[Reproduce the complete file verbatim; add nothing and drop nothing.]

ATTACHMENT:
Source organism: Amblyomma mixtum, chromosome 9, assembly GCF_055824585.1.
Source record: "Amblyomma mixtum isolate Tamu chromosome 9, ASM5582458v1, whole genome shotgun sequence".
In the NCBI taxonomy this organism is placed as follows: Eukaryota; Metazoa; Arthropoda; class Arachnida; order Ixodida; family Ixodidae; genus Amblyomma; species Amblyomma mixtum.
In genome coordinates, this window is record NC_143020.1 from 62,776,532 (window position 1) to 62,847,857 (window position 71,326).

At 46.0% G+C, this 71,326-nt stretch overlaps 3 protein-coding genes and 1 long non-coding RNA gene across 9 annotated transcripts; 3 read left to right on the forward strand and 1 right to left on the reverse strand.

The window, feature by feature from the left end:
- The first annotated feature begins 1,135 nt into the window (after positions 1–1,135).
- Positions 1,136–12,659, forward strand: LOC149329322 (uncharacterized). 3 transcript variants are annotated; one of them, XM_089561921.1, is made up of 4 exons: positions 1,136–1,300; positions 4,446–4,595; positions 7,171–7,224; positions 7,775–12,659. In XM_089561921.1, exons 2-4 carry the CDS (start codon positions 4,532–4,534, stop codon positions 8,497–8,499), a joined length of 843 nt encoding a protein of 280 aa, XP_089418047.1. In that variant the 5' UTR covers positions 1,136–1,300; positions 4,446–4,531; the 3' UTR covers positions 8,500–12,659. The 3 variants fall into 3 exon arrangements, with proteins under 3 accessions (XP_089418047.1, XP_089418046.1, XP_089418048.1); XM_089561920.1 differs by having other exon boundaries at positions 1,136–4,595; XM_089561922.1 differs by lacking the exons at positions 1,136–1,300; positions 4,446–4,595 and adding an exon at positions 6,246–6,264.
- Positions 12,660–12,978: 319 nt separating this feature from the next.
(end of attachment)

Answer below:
Source organism: Amblyomma mixtum, chromosome 9, assembly GCF_055824585.1.
Source record: "Amblyomma mixtum isolate Tamu chromosome 9, ASM5582458v1, whole genome shotgun sequence".
In the NCBI taxonomy this organism is placed as follows: Eukaryota; Metazoa; Arthropoda; class Arachnida; order Ixodida; family Ixodidae; genus Amblyomma; species Amblyomma mixtum.
In genome coordinates, this window is record NC_143020.1 from 62,776,532 (window position 1) to 62,847,857 (window position 71,326).

At 46.0% G+C, this 71,326-nt stretch overlaps 3 protein-coding genes and 1 long non-coding RNA gene across 9 annotated transcripts; 3 read left to right on the forward strand and 1 right to left on the reverse strand.

The window, feature by feature from the left end:
- The first annotated feature begins 1,135 nt into the window (after positions 1–1,135).
- Positions 1,136–12,659, forward strand: LOC149329322 (uncharacterized). 3 transcript variants are annotated; one of them, XM_089561921.1, is made up of 4 exons: positions 1,136–1,300; positions 4,446–4,595; positions 7,171–7,224; positions 7,775–12,659. In XM_089561921.1, exons 2-4 carry the CDS (start codon positions 4,532–4,534, stop codon positions 8,497–8,499), a joined length of 843 nt encoding a protein of 280 aa, XP_089418047.1. In that variant the 5' UTR covers positions 1,136–1,300; positions 4,446–4,531; the 3' UTR covers positions 8,500–12,659. The 3 variants fall into 3 exon arrangements, with proteins under 3 accessions (XP_089418047.1, XP_089418046.1, XP_089418048.1); XM_089561920.1 differs by having other exon boundaries at positions 1,136–4,595; XM_089561922.1 differs by lacking the exons at positions 1,136–1,300; positions 4,446–4,595 and adding an exon at positions 6,246–6,264.
- Positions 12,660–12,978: 319 nt separating this feature from the next.